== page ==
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New Textbook Introduces Undergraduates to Mathematics for the Life Sciences

August 19, 2014

Book cover.
Video interview.
In this NIMBioS video, Dr. Louis Gross and Dr. Suzanne Lenhart describe their new textbook, which aims to assist students in learning about mathematical models used to explore and explain biology. Movie Credit: NIMBioS.

KNOXVILLE—Today's students in college biology and other science courses are increasingly being asked to analyze problems in quantitative ways, and now they have a new textbook to help them do so.

"Mathematics for the Life Sciences," published this month by Princeton Press and co-authored by scientists at the National Institute for Mathematical and Biological Synthesis (NIMBioS), teaches readers about basic mathematical and statistical methods that can be used to explore and explain biological phenomena.

Suitable for entry-level students in biology, agriculture, forestry, wildlife, veterinary science, pre-medicine or pre-health, the textbook introduces readers to the variety of mathematical methods used to create and evaluate models in biology. All that is needed is prior experience with high school algebra, geometry and trigonometry.

The computer tool Matlab and the R language, frequently used in biology, are also introduced to illustrate examples and constructs in basic coding.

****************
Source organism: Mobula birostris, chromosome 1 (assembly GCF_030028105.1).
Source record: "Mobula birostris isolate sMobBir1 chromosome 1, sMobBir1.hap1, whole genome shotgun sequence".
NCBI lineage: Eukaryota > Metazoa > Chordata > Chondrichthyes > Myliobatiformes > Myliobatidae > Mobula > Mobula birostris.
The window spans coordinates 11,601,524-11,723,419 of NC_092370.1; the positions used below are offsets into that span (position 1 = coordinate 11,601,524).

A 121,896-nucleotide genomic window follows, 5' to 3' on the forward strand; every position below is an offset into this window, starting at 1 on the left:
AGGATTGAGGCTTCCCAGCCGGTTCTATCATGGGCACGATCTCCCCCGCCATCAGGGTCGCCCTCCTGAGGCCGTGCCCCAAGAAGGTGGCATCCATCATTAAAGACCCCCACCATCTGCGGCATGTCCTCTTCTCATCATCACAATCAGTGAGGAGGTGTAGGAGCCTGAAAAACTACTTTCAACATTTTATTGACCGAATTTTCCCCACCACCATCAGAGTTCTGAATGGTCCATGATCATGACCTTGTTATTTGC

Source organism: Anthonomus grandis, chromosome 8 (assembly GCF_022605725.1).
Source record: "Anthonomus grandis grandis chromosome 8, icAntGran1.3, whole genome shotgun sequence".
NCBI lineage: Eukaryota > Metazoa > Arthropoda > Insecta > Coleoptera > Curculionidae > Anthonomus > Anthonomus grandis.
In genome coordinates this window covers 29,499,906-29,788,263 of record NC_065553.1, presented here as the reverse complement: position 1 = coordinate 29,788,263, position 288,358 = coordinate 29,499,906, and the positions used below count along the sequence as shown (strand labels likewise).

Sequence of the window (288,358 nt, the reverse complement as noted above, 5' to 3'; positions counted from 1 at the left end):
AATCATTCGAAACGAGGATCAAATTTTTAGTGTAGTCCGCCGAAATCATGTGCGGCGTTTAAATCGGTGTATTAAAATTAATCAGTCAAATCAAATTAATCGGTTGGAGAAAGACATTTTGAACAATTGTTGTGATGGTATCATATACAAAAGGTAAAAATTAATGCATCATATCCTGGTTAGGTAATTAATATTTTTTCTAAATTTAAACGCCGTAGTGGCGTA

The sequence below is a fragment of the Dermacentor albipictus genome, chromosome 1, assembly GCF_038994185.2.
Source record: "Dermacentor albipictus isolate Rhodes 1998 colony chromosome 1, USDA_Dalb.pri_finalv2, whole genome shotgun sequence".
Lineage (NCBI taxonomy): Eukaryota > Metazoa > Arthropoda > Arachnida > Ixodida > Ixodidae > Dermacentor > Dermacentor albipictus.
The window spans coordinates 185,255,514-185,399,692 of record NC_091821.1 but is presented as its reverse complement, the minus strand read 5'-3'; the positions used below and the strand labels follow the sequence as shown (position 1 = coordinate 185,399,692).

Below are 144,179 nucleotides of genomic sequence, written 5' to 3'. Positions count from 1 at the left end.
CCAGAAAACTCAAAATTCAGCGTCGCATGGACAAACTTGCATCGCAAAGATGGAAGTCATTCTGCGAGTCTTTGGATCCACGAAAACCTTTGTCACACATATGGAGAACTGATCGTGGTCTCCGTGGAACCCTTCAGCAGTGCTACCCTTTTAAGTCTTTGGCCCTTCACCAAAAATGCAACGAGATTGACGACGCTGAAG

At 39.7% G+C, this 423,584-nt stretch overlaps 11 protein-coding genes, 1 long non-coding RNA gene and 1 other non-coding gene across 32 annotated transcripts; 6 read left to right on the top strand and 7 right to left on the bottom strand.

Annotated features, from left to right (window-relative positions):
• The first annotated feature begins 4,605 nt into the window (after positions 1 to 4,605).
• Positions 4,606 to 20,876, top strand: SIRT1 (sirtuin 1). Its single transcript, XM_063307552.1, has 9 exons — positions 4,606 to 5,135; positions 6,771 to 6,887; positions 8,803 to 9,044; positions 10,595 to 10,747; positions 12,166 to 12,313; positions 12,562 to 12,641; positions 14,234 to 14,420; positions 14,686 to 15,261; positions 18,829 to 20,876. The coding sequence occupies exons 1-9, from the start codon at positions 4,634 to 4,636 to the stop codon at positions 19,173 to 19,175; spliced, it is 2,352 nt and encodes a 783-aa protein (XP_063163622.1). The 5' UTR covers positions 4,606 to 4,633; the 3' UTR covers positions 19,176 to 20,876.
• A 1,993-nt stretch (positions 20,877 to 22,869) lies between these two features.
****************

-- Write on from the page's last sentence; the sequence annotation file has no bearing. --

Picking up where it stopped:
The textbook consists of 28 chapters in seven sections—descriptive statistics, discrete time modeling, probability, limits and continuity, derivatives, integration, and differential equations—with exercises at the end of each chapter and suggested student projects at the end of each unit.

"The general aim of the book is to show how mathematics and computational tools can be used effectively to explain problems in the biological sciences that cannot be understand as easily from verbal reasoning alone or from simply analyzing experimental data," said co-author and NIMBioS Director Louis J. Gross. "The goal is to help readers develop an intuition for the mathematical concepts and techniques discussed in the book so that they can be applied in diverse areas of biology."

Other authors are NIMBioS Associate Director for Education and Outreach Suzanne Lenhart and Erin N. Bodine, a former NIMBioS graduate research assistant and now an assistant professor of mathematics at Rhodes College.

More information about the textbook as well as complete data files for the textbook exercises can be found at

Citation: Bodine EN, Lenhart S, Gross LJ. 2014. Mathematics for the Life Sciences. Princeton, NJ: Princeton Press. ISBN: 9780691150727.


The National Institute for Mathematical and Biological Synthesis is an NSF-supported center that brings together researchers from around the world to collaborate across disciplinary boundaries to investigate solutions to basic and applied problems in the life sciences. NIMBioS is supported by the National Science Foundation, the U.S. Department of Homeland Security, and the U.S. Department of Agriculture with additional support from The University of Tennessee, Knoxville.

Catherine Crawley, NIMBioS – (865-974-9350

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From 2008 until early 2021, NIMBioS was supported by the National Science Foundation through NSF Award #DBI-1300426, with additional support from The University of Tennessee, Knoxville. Any opinions, findings, and conclusions or recommendations expressed in this material are those of the author(s) and do not necessarily reflect the views of the National Science Foundation.
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